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Portable gas grills are easier to use than their charcoal cousins: Just turn a knob to set your desired heat level and you’re good to go! They’re also cleaner and easier to wipe down after use. While most portable gas grills are fueled by one-pound “camping size” propane cylinders, you can get an adapter hose (starting at $10), which lets you run the portable off your home propane tank, lowering costs and eliminating the need to switch tanks if you’re cooking for a long time.

But not all portable gas grills are created equal, and features vary from model to model. Here are three things to keep in mind when you’re shopping.

Top Pick

Make sure your choice has a grease management system that’s convenient for you. Coleman

Unlike a charcoal grill, which simply burns off the drippings from meat, a portable gas grill must have some type of grease management system built into it. It’s easy to clean a grease trap on a full-size backyard gas grill at home, but if you’re in a public space, you have to plan a way to either dispose of the grease onsite or bring it home.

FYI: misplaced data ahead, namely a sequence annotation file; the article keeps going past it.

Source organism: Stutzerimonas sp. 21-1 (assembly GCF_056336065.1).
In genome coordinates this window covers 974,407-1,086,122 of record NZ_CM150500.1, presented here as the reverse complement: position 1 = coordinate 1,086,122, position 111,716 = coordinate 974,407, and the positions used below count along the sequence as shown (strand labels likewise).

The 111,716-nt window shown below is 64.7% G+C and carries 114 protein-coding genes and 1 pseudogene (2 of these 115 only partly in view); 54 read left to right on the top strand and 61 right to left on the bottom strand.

Dual Heat Control

More than one control knob means you can cook more than one type of meat at once. Giantex

A full-size gas grill has two or more control knobs, allowing you to cook foods at different heats. That’s not necessarily so with portable gas grills. A one-burner grill means one heat level. That’s fine if you’re cooking the same meats at the same time, but not if you want to grill, say, strip steaks and chicken breasts at the same time.

Also Consider

Warming racks are a great feature, as they keep your food warm and away from rain and dirt when you’re set up outside. Smoke Hollow

Warming racks do a wonderful job of keeping cooked food warm (and toasting hamburger buns) without leaving it on the cooking surface—a great advantage if you’re preparing a lot of food for a big crowd and don’t want to have your guests eat in stages. Thermometers allow you to monitor temperature at a glance when the lid is closed, so you know that your food is cooking consistently and at the right temperature. Rubbery chicken and crunchy steaks can ruin an otherwise great outdoor dining experience.